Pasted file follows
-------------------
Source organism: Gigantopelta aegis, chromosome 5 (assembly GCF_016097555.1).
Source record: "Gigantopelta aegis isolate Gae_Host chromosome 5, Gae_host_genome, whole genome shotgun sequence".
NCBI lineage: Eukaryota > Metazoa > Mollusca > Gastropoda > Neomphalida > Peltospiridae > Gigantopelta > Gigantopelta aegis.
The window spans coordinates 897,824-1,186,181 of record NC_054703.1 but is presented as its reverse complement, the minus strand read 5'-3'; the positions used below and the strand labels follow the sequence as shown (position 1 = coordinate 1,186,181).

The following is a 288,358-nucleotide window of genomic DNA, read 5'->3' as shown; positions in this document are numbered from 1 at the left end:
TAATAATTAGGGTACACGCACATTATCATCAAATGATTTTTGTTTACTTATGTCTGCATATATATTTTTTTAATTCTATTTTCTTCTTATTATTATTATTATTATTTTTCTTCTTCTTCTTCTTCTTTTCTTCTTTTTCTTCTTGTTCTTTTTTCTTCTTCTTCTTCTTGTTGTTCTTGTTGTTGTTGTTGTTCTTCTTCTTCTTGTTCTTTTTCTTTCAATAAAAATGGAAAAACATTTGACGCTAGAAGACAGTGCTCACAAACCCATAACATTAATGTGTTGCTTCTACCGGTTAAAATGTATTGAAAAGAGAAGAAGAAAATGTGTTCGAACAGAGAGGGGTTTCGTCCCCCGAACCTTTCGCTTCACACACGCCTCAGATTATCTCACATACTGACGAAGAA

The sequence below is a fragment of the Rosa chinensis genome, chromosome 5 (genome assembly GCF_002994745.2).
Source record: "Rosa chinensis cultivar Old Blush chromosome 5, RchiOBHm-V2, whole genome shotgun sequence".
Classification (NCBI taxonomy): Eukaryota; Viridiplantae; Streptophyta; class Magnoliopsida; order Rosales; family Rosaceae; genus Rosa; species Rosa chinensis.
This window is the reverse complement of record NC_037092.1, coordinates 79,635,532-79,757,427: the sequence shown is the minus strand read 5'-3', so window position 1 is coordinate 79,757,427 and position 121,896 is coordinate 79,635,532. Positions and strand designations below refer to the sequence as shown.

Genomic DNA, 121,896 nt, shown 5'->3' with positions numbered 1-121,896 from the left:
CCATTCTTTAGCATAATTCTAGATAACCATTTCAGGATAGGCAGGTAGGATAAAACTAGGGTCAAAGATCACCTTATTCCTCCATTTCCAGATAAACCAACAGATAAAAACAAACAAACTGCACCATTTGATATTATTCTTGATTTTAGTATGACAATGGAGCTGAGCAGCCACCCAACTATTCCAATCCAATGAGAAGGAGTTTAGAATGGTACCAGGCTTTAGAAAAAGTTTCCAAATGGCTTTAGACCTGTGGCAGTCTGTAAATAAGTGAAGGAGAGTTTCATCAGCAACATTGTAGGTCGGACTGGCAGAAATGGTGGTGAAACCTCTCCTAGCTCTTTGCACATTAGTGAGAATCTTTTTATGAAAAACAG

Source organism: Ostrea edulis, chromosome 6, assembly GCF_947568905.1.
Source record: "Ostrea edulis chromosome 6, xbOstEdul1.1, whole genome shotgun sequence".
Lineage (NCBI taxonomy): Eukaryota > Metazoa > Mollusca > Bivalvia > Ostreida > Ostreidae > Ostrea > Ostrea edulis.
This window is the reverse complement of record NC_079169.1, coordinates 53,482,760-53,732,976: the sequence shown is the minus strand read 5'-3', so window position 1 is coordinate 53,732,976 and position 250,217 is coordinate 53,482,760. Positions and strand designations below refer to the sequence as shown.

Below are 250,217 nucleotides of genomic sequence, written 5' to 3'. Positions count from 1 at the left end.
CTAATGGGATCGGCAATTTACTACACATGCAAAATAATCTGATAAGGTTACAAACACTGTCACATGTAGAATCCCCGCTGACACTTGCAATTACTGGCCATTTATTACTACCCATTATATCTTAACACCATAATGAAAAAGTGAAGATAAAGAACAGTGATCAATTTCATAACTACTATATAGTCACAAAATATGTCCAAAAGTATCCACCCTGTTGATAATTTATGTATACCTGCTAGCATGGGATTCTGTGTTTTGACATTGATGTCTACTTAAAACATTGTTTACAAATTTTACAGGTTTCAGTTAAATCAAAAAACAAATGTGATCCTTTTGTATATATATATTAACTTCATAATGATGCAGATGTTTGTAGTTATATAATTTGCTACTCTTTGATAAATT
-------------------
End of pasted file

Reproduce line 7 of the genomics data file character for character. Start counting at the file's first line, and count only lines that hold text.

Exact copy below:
The sequence below is a fragment of the Rosa chinensis genome, chromosome 5 (genome assembly GCF_002994745.2).